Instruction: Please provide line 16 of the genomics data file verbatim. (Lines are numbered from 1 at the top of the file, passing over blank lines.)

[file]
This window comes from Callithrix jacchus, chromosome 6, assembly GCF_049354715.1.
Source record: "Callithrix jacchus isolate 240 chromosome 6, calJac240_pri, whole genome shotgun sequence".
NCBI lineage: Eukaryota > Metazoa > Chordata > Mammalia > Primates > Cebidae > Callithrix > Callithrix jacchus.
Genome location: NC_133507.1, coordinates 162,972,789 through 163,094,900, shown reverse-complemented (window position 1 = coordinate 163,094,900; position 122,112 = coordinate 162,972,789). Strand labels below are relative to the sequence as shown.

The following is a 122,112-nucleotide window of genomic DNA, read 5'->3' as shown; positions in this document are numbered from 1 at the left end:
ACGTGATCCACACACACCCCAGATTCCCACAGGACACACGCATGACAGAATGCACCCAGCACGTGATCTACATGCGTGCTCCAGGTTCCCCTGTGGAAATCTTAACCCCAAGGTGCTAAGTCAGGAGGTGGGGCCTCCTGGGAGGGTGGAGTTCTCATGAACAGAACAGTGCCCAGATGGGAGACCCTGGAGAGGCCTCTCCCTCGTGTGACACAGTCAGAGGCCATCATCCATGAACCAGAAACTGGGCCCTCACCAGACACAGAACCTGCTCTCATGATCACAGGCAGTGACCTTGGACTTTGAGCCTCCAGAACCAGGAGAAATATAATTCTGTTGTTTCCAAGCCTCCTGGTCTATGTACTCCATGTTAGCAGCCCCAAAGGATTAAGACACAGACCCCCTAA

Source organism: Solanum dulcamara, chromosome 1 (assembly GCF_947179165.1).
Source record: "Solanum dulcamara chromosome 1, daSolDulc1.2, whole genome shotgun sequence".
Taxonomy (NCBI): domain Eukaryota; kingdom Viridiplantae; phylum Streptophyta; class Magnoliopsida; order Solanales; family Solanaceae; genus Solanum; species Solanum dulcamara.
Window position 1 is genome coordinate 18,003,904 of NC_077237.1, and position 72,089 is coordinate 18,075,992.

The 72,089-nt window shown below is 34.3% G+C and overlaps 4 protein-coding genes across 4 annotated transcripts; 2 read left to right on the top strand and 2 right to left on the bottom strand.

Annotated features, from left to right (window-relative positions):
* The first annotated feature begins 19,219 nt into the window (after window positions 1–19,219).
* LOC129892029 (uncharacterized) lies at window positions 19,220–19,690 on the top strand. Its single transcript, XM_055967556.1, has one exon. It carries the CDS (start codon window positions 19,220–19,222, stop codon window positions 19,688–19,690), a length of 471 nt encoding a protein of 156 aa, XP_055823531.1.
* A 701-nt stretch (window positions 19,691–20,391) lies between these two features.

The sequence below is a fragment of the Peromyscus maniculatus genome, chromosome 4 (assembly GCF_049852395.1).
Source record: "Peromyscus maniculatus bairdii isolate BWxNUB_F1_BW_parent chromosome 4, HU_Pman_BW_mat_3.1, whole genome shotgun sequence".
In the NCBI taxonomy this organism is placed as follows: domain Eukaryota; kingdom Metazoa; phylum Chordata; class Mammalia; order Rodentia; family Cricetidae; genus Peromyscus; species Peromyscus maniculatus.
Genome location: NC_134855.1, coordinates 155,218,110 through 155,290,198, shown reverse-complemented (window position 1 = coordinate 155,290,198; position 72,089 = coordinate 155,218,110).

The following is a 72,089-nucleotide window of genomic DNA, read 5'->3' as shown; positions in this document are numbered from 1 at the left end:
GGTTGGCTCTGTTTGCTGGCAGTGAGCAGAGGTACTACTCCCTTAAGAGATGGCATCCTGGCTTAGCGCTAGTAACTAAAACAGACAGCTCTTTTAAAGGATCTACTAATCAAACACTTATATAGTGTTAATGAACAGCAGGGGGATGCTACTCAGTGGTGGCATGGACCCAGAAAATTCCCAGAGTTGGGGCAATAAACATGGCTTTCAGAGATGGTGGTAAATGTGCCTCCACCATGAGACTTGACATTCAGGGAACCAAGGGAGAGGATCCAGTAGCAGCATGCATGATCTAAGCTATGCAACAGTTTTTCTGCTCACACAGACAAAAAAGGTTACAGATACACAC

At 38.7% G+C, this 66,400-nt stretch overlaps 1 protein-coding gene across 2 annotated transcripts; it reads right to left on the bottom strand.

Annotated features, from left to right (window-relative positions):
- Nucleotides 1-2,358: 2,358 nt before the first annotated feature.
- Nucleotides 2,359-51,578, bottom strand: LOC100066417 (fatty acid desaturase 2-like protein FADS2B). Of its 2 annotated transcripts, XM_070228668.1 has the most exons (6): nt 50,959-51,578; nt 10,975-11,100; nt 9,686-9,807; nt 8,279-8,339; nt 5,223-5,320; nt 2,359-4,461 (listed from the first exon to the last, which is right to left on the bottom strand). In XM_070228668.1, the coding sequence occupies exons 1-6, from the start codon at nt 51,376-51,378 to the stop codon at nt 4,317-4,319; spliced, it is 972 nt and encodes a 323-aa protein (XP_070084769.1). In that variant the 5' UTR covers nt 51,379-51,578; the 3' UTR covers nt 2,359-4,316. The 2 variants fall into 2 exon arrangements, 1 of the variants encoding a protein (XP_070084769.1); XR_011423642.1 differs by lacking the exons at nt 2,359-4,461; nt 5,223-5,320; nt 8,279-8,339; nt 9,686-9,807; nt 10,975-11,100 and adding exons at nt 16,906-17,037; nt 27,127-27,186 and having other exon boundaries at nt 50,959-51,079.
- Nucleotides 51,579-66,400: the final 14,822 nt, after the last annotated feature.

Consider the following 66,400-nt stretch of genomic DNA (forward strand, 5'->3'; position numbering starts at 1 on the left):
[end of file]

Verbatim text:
The sequence below is a fragment of the Peromyscus maniculatus genome, chromosome 4 (assembly GCF_049852395.1).